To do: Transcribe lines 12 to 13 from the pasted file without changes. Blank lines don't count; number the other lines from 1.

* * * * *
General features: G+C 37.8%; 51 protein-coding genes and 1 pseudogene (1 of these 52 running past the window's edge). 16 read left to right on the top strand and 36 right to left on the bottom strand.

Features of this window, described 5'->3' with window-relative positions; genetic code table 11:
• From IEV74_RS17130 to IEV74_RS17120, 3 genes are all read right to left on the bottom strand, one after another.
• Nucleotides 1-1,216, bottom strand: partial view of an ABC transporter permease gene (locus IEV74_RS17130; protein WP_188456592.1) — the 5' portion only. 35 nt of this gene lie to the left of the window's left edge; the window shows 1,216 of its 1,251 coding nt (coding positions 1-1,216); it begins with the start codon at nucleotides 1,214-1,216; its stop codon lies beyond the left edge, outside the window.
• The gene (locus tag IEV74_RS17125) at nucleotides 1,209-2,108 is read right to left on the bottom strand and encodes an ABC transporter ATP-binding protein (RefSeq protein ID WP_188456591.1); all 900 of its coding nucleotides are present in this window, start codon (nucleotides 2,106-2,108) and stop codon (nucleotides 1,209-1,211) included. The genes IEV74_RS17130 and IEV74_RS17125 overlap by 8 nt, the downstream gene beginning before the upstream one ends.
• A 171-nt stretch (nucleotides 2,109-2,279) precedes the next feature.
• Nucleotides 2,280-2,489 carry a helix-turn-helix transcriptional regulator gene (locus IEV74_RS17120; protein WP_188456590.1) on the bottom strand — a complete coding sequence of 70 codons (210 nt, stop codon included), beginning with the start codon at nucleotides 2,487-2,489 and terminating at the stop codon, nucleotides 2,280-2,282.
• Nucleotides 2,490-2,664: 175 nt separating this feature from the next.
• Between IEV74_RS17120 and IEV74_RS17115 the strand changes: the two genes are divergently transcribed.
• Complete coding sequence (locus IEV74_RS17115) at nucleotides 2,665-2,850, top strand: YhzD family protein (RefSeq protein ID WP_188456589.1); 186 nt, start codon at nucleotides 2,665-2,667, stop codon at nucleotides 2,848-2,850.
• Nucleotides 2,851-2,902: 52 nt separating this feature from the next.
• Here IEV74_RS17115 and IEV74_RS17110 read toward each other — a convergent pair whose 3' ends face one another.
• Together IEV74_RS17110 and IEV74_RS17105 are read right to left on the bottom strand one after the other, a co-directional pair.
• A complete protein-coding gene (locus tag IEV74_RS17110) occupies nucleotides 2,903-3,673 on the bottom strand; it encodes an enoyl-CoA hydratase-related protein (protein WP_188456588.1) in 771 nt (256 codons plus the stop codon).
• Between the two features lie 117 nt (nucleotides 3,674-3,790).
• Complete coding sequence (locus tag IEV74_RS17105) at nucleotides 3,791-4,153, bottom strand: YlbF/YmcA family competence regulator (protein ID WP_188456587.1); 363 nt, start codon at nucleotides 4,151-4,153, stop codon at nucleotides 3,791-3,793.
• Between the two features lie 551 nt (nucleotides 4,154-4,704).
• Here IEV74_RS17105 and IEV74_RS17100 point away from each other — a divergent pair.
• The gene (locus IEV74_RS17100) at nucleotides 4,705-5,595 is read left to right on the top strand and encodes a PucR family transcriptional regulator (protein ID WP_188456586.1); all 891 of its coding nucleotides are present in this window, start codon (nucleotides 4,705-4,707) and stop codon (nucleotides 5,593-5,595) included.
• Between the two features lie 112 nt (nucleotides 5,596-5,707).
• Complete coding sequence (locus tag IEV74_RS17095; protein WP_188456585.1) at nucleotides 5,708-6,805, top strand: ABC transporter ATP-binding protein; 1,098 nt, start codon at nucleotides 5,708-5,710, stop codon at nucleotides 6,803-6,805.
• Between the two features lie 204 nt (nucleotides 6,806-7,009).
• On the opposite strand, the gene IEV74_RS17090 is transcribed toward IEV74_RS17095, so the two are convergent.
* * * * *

• Here IEV74_RS17115 and IEV74_RS17110 read toward each other — a convergent pair whose 3' ends face one another.
• Together IEV74_RS17110 and IEV74_RS17105 are read right to left on the bottom strand one after the other, a co-directional pair.